I love the spirit of Advent and the role that it plays in the annual religious drama. Advent takes us back to the time before Jesus was born, to the time when the Jewish people were yearning and praying for a long-awaited One, a Deliverer. Thus, the Season of Advent is the time of anticipation, longing, and waiting.
Most of us have known that time of anticipation of longing and waiting for a child or grandchild to be born. It is a time of joyful preparation – buying baby furniture and baby clothes; preparing the nursery; preparing ourselves emotionally for the new life that will become the center of attention; and so on. So Advent is important as a time for anticipation and preparation, just as the nine months of pregnancy is an important time of preparation before that baby is born. To jump from Thanksgiving right into full-fledged Christmas celebrations at church would be like jumping from conception right to the birth. We need some Advent time of preparation (i.e., time to prepare the manger bed, in a manner of speaking) to be reminded of why the birth of Jesus mattered to the ancient world and why his birth matters to our world today.
I love the emotions and spiritual themes that Advent represents. I have already mentioned the anticipation and longing. But another Advent emphasis is waiting in the darkness for the coming of light. Hence, the perennial passages read from Isaiah and John. “The people who walked in darkness have seen a great light; those who dwelt in a land of deep darkness, on them has light shone” (Isaiah 9:2). And “the light shines in the darkness,” John proclaimed, “and the darkness has not overcome it” (John 1:5 ESV).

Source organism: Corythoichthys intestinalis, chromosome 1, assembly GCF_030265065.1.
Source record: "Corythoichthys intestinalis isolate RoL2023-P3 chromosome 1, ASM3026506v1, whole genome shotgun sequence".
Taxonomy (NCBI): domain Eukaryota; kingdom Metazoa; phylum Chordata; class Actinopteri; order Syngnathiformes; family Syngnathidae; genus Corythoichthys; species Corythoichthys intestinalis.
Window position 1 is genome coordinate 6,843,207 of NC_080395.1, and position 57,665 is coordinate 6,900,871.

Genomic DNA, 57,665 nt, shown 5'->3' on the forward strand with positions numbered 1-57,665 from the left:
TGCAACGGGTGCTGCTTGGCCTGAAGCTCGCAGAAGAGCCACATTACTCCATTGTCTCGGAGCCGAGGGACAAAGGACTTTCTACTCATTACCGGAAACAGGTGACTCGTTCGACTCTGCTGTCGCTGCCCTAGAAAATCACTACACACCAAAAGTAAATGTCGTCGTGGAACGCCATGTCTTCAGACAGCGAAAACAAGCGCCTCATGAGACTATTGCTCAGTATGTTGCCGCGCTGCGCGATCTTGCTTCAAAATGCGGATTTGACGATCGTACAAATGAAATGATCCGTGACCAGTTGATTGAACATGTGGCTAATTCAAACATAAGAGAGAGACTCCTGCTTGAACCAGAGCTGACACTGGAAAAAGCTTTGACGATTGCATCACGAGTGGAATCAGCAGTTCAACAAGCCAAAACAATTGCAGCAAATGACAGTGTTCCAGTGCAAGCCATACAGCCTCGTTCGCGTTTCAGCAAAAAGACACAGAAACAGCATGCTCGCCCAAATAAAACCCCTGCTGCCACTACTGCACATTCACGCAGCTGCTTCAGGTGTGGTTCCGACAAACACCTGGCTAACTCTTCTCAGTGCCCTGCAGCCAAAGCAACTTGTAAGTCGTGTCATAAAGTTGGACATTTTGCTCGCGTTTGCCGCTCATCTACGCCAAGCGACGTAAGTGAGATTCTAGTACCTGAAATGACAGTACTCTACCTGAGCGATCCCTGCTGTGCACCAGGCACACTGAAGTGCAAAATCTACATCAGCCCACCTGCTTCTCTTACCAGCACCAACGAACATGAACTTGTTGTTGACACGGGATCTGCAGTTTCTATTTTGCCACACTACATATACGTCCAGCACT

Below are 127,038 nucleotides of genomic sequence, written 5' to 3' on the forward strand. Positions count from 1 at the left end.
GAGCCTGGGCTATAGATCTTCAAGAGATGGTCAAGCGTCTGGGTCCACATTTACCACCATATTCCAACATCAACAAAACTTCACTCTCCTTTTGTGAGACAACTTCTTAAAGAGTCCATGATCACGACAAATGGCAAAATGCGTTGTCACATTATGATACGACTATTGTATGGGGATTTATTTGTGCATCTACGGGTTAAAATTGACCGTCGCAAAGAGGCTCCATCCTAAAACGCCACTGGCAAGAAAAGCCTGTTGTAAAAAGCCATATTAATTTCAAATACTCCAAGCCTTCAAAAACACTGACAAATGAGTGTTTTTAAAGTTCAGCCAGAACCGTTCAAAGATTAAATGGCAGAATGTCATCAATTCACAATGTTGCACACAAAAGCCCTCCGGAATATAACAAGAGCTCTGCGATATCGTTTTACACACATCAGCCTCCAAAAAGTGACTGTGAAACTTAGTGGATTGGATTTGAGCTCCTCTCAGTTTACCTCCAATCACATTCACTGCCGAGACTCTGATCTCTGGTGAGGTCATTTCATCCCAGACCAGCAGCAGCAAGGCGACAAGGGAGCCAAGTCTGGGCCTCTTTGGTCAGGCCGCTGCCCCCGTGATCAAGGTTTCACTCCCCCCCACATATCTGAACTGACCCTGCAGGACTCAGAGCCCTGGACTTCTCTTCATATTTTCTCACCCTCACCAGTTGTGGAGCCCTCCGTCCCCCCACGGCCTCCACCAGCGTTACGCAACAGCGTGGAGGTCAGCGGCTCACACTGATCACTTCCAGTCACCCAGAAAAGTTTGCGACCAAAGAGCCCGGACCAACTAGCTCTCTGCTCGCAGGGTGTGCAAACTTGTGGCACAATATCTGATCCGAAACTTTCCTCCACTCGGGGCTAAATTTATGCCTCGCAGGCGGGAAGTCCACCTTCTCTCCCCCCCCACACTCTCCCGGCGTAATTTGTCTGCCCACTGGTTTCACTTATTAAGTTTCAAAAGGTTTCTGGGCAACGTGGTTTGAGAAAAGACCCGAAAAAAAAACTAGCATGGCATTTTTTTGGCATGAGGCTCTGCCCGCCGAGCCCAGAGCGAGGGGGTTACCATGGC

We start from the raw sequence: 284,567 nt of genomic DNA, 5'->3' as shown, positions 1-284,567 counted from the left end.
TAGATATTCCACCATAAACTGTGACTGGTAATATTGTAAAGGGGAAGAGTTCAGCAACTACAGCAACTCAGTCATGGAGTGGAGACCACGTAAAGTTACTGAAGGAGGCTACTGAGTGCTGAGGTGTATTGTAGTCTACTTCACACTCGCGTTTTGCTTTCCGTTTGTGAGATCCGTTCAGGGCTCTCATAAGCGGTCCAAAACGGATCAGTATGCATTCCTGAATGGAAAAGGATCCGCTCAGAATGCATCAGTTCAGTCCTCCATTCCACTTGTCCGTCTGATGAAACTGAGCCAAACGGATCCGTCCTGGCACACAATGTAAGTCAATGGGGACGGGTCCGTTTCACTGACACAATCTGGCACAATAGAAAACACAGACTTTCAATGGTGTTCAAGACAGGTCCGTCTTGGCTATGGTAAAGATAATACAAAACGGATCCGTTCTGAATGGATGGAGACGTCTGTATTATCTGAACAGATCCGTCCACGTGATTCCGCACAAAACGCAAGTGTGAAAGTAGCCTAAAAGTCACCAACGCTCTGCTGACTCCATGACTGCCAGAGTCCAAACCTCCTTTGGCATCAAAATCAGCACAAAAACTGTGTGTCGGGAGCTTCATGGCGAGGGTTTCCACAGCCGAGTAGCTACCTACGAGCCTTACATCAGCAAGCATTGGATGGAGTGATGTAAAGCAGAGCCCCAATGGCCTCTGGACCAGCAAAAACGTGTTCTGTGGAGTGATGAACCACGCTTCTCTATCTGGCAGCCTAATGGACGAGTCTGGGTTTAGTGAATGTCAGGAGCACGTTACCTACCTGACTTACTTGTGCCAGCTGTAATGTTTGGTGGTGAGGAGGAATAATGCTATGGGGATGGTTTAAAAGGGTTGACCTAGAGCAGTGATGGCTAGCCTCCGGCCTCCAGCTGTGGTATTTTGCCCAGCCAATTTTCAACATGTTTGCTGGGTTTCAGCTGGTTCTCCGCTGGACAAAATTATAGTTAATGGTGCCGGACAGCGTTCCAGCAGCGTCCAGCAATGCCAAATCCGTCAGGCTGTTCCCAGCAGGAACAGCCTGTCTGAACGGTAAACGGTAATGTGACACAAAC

Just as the Jewish people of Isaiah’s day and the Jewish people of the first century knew that there was something wrong with the world, we know such as well. We all well know that there is so much not right with our present world – violence, suffering, prejudices, persecution, inequalities, and oppression. The beginning of Advent acknowledges that all is not right with the world, but there can be a better day as people again commit themselves to the principles of justice and righteousness embodied in that One born in a manger.